Lee Burridge, Eats Everything, and Maya Jane Coles host dreamy Verboten New Year's Eve
With only a handful of sparse yellow lights that pierced above the crowd to the back wall, the dark club buzzed with drunken fun. As attendees wandered through the crowd to the tune of the booming beats, others swayed (with occasional hollers) between sips of vodka Red Bulls and Heineken tall boys. Some in the front tried to catch Maya Jane Coles’ attention, but to no avail as she continued to spin away.
With a massive snow storm on its way to New York, Verboten did not exactly hold its New Years Eve party in a convenient location. With its high ceilings that reached high above the makeshift club, The 1896, a two room warehouse situated deep into Williamsburg, normally houses movie and fashion shoots during the day. Tonight, hundreds of young professional party goers filed in frigid temperatures to attend this New Years Eve extravaganza.
This was my first New Year’s Eve experience away from the cookie-cutter big room house scene where the clicks of high heels and bottles cover every square inch of elite clubs. Instead, individuals here floated between the rooms in a dynamic environment, one where people freely met, meandered, and enjoyed themselves. A New Year’s party that was not excruciatingly slammed with dangerously inebriated people – no way!
Instead, the crowd was here to see the DJs. And boy, did they deliver.
Maya Jane Coles
The “underground’s” previous best kept secret, Maya Jane Coles, has been an elusive artist whom I had never seen, but only heard about. Her album impressed me, but like all true DJ’s, the live set is crucial to our opinions of them as artists.
Her b2b set with Alex Arnout soon came to a close as they played through the prerequisite New Year’s countdown and drop. Half expecting her to sprinkle her original songs throughout the set, I was pleasantly surprised when she took a different direction. Opting for an even more minimal and dark sound, Coles’ music assumed a devilish persona, with thumping kick drums and minimal snare and claps.
Tracks like SLAM’s ‘3.8’ gave way to Miguel Bastido and Salero’s ‘Row of Claps’ as Maya intricately wove the delicate music together. With the multi-color CDJ’s lights glowing into her blood red reflective hair, her tough concentration showcased a delicious mean streak despite her small stature.
Eats Everything is the antithesis to Ms. Coles. His jolly partying is infectious – the crowd feed off his fist pumps and slurp up his maniacal energy. With his English bros, err, lads, egging him on behind him, the scene around the DJ tables resembled more of a teenage frat party around a flip cup table.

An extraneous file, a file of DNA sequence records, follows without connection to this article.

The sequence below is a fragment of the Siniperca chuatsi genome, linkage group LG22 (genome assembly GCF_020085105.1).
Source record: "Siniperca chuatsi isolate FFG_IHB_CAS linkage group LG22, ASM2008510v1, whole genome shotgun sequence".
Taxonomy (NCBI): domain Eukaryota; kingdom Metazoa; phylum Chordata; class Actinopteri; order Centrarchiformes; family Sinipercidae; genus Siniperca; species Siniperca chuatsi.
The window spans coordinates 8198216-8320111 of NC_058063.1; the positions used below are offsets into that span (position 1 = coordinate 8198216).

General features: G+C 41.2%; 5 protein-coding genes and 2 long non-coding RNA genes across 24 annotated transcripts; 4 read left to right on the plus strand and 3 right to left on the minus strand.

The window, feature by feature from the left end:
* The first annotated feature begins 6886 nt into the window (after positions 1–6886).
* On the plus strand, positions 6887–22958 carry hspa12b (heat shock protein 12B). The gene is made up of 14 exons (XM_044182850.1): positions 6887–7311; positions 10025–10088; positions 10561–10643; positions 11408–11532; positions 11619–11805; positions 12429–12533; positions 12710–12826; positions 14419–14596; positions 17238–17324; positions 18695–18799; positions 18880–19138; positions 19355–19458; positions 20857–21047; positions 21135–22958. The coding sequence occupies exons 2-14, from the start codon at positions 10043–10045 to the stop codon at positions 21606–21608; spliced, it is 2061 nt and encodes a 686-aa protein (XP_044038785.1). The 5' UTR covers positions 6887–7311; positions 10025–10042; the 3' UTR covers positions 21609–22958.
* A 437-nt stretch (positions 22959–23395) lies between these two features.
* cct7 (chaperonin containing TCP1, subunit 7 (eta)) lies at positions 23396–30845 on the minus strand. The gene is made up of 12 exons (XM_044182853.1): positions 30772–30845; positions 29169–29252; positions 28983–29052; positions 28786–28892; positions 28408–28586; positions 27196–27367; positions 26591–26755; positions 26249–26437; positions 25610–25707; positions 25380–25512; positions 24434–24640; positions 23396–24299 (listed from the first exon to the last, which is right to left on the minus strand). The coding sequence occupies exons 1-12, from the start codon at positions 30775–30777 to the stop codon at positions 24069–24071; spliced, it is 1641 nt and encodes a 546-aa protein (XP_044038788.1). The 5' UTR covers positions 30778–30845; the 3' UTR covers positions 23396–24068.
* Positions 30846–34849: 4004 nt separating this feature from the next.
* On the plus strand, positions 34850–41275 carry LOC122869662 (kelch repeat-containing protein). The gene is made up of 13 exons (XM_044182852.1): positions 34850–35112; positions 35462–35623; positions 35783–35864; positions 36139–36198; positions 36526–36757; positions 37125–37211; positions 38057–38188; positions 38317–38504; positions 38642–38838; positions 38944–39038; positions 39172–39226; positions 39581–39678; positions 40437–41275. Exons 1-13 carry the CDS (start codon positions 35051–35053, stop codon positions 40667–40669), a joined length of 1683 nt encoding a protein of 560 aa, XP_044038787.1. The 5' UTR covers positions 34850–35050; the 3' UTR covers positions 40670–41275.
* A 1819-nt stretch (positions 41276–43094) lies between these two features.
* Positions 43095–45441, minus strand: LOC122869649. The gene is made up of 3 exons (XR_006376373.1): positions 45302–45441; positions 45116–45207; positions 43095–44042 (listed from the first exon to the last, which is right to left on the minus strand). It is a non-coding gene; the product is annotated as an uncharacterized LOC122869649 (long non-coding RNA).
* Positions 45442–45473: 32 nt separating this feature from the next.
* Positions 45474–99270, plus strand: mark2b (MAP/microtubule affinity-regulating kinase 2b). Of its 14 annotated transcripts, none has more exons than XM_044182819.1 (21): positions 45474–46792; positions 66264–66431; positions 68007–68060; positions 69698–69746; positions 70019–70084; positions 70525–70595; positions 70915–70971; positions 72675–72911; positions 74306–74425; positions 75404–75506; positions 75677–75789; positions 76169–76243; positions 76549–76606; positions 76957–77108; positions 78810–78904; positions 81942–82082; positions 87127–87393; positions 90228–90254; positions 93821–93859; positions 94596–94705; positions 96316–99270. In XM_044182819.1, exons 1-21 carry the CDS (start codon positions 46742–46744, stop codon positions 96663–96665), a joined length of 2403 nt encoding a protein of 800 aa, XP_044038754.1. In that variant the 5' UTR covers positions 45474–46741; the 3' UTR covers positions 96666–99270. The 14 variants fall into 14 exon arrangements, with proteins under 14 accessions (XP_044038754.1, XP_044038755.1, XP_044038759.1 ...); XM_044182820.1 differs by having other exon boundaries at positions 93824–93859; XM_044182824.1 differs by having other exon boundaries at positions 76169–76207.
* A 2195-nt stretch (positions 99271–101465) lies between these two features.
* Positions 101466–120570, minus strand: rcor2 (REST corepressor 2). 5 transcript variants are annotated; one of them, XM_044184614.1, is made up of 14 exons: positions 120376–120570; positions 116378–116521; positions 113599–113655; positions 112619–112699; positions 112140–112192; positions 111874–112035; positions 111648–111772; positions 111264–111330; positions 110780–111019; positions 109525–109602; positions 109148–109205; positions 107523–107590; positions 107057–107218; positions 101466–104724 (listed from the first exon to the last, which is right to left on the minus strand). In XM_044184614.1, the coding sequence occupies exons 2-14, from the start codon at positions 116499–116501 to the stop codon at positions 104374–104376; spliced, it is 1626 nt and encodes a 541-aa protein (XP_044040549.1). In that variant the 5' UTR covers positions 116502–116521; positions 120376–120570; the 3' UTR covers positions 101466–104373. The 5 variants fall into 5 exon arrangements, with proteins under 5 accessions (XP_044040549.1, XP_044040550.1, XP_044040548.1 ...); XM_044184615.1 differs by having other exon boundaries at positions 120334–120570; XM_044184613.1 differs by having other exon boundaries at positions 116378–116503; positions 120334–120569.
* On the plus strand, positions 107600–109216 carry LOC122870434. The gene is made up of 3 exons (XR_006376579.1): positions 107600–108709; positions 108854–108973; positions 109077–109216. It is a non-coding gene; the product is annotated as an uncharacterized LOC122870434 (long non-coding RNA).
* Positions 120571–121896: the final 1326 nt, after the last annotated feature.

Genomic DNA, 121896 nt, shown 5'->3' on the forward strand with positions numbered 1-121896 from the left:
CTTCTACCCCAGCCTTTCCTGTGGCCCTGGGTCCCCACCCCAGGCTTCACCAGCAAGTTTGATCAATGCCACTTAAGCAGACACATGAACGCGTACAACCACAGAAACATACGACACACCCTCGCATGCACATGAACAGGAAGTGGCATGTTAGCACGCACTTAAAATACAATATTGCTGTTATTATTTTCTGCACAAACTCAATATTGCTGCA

But of course, we were there for the music, and Daniel Pearce’s music was a truly eclectic rush of adrenaline. He threw in more minimalist tracks at moments (his edit of Justin Martin and ARDALAN’s “Wheel Gunner”) before slapping on basslines (Jay Lumen’s “Nobody”) so infectiously fat that your body felt an uncontrollable bounce trapped within your step. People were bobbing their heads while attempting poorly to talk. Very poorly.
The favorite parts of Eats Everything’s sets are his total investment in molding the crowd’s emotions. A staple in his sets now, Catz Eats Dogz’s “Evil Tram” is a pure mish mash of a lovely sampled female vocal over hi-hats, a funky bassline, and random sound effects. Pearce refuses to let the samples easily resolve, stretching the vocal build to an uncomfortably teasing duration. Before you know it, the vocals curtly lead into an explosive drop combining the percussion, bass, and more.
And alas, we arrive at Lee. He spins his trademark “All Day I Dream” shows all the time, but this was the first show of his I had been to. One of the friendliest guys ever, he warns me, “This won’t be like those shows. This is about to get much more dark.”
Though he wove songs of reverie into his set (Luca Bacchetti’s remix of ‘Lonely Star in Open Skies’), he strayed more into sinister territory. Wearing a sleeveless vest and skinny jeans, Lee loves to slither his arms in the air when he spins – his fingers carving through the night during builds as if they were searching for the drop.
If you have ever heard ‘Come Save Me’ (the Pachanga Boys’ Jagwar Pawar edit), Lee Burridge’s live rendition gives you chills. As the arpeggiated synths (with his snaking limbs) climb to find the right octave for the drop for minutes, Verboten’s shadows amplify the eeriness of Burridge’s shadows.
I left shortly after he let Ten Walls’ popular ‘Gotham’ (how fitting!) ride into the night. By then, the sun was rising over Brooklyn’s box warehouses, bringing 2014 into view.
With rumors of a new development coming early in the new year for Verboten, I suggest you hop over the East River to see what the hubbub is all about before the secret is out.